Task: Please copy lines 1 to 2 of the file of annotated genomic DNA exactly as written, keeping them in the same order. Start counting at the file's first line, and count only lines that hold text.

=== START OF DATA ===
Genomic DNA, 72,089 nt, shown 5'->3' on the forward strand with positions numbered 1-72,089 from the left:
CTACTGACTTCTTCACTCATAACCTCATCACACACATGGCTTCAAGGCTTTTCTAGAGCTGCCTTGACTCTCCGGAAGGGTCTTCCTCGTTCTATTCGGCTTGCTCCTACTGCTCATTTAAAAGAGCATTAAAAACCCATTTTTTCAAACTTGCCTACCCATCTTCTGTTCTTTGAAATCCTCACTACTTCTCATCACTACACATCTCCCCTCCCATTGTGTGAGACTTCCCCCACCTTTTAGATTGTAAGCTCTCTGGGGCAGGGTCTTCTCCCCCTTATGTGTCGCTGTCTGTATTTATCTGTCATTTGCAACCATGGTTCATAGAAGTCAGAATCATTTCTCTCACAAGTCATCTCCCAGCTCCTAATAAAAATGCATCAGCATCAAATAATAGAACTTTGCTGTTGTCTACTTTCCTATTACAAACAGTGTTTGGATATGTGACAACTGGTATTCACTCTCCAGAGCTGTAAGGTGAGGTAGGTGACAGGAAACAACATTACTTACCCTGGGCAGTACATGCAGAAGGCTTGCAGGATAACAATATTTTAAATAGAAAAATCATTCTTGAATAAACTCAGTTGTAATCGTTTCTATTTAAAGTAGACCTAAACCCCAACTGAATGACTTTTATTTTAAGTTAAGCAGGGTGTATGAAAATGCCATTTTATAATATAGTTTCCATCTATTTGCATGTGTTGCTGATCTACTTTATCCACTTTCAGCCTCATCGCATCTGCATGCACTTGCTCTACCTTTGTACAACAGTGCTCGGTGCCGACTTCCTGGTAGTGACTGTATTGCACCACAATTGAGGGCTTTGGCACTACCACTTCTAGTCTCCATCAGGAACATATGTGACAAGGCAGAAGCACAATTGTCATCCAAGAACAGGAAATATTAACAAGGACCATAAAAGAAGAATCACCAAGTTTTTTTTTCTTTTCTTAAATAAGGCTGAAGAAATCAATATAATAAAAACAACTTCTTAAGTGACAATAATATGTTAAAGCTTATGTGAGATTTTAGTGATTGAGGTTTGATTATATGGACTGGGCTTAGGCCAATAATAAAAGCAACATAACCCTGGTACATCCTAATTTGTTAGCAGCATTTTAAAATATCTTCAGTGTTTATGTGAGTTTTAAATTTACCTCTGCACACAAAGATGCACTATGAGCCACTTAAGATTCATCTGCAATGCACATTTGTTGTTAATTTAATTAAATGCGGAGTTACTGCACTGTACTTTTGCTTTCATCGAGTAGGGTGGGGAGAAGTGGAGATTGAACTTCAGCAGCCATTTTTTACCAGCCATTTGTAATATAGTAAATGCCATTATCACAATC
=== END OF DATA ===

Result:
Genomic DNA, 72,089 nt, shown 5'->3' on the forward strand with positions numbered 1-72,089 from the left:
CTACTGACTTCTTCACTCATAACCTCATCACACACATGGCTTCAAGGCTTTTCTAGAGCTGCCTTGACTCTCCGGAAGGGTCTTCCTCGTTCTATTCGGCTTGCTCCTACTGCTCATTTAAAAGAGCATTAAAAACCCATTTTTTCAAACTTGCCTACCCATCTTCTGTTCTTTGAAATCCTCACTACTTCTCATCACTACACATCTCCCCTCCCATTGTGTGAGACTTCCCCCACCTTTTAGATTGTAAGCTCTCTGGGGCAGGGTCTTCTCCCCCTTATGTGTCGCTGTCTGTATTTATCTGTCATTTGCAACCATGGTTCATAGAAGTCAGAATCATTTCTCTCACAAGTCATCTCCCAGCTCCTAATAAAAATGCATCAGCATCAAATAATAGAACTTTGCTGTTGTCTACTTTCCTATTACAAACAGTGTTTGGATATGTGACAACTGGTATTCACTCTCCAGAGCTGTAAGGTGAGGTAGGTGACAGGAAACAACATTACTTACCCTGGGCAGTACATGCAGAAGGCTTGCAGGATAACAATATTTTAAATAGAAAAATCATTCTTGAATAAACTCAGTTGTAATCGTTTCTATTTAAAGTAGACCTAAACCCCAACTGAATGACTTTTATTTTAAGTTAAGCAGGGTGTATGAAAATGCCATTTTATAATATAGTTTCCATCTATTTGCATGTGTTGCTGATCTACTTTATCCACTTTCAGCCTCATCGCATCTGCATGCACTTGCTCTACCTTTGTACAACAGTGCTCGGTGCCGACTTCCTGGTAGTGACTGTATTGCACCACAATTGAGGGCTTTGGCACTACCACTTCTAGTCTCCATCAGGAACATATGTGACAAGGCAGAAGCACAATTGTCATCCAAGAACAGGAAATATTAACAAGGACCATAAAAGAAGAATCACCAAGTTTTTTTTTCTTTTCTTAAATAAGGCTGAAGAAATCAATATAATAAAAACAACTTCTTAAGTGACAATAATATGTTAAAGCTTATGTGAGATTTTAGTGATTGAGGTTTGATTATATGGACTGGGCTTAGGCCAATAATAAAAGCAACATAACCCTGGTACATCCTAATTTGTTAGCAGCATTTTAAAATATCTTCAGTGTTTATGTGAGTTTTAAATTTACCTCTGCACACAAAGATGCACTATGAGCCACTTAAGATTCATCTGCAATGCACATTTGTTGTTAATTTAATTAAATGCGGAGTTACTGCACTGTACTTTTGCTTTCATCGAGTAGGGTGGGGAGAAGTGGAGATTGAACTTCAGCAGCCATTTTTTACCAGCCATTTGTAATATAGTAAATGCCATTATCACAATC